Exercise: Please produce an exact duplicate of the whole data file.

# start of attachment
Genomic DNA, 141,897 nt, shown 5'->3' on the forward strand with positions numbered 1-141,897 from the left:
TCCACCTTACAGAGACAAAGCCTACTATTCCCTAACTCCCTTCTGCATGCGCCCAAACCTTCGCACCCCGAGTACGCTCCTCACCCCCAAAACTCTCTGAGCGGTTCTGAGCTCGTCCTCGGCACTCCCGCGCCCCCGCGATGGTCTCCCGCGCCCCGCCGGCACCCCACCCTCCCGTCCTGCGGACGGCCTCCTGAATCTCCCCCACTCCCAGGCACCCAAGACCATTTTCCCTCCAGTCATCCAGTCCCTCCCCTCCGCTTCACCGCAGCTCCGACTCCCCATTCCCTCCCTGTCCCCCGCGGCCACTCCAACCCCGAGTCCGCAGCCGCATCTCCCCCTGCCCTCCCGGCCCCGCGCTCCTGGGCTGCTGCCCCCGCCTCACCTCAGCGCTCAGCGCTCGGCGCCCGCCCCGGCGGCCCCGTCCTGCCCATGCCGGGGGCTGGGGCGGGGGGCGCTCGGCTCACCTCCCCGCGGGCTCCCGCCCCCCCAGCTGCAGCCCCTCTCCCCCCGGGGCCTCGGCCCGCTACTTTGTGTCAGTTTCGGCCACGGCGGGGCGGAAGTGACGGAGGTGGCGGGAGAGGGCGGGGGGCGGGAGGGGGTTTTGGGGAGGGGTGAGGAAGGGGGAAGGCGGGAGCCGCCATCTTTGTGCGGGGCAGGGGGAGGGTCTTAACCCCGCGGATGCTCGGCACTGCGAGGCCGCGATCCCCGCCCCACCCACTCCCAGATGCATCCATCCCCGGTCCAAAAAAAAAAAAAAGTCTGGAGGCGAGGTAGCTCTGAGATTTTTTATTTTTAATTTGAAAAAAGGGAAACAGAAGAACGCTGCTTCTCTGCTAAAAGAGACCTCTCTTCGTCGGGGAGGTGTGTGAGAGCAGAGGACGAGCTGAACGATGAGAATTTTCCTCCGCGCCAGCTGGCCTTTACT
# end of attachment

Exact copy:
Genomic DNA, 141,897 nt, shown 5'->3' on the forward strand with positions numbered 1-141,897 from the left:
TCCACCTTACAGAGACAAAGCCTACTATTCCCTAACTCCCTTCTGCATGCGCCCAAACCTTCGCACCCCGAGTACGCTCCTCACCCCCAAAACTCTCTGAGCGGTTCTGAGCTCGTCCTCGGCACTCCCGCGCCCCCGCGATGGTCTCCCGCGCCCCGCCGGCACCCCACCCTCCCGTCCTGCGGACGGCCTCCTGAATCTCCCCCACTCCCAGGCACCCAAGACCATTTTCCCTCCAGTCATCCAGTCCCTCCCCTCCGCTTCACCGCAGCTCCGACTCCCCATTCCCTCCCTGTCCCCCGCGGCCACTCCAACCCCGAGTCCGCAGCCGCATCTCCCCCTGCCCTCCCGGCCCCGCGCTCCTGGGCTGCTGCCCCCGCCTCACCTCAGCGCTCAGCGCTCGGCGCCCGCCCCGGCGGCCCCGTCCTGCCCATGCCGGGGGCTGGGGCGGGGGGCGCTCGGCTCACCTCCCCGCGGGCTCCCGCCCCCCCAGCTGCAGCCCCTCTCCCCCCGGGGCCTCGGCCCGCTACTTTGTGTCAGTTTCGGCCACGGCGGGGCGGAAGTGACGGAGGTGGCGGGAGAGGGCGGGGGGCGGGAGGGGGTTTTGGGGAGGGGTGAGGAAGGGGGAAGGCGGGAGCCGCCATCTTTGTGCGGGGCAGGGGGAGGGTCTTAACCCCGCGGATGCTCGGCACTGCGAGGCCGCGATCCCCGCCCCACCCACTCCCAGATGCATCCATCCCCGGTCCAAAAAAAAAAAAAAGTCTGGAGGCGAGGTAGCTCTGAGATTTTTTATTTTTAATTTGAAAAAAGGGAAACAGAAGAACGCTGCTTCTCTGCTAAAAGAGACCTCTCTTCGTCGGGGAGGTGTGTGAGAGCAGAGGACGAGCTGAACGATGAGAATTTTCCTCCGCGCCAGCTGGCCTTTACT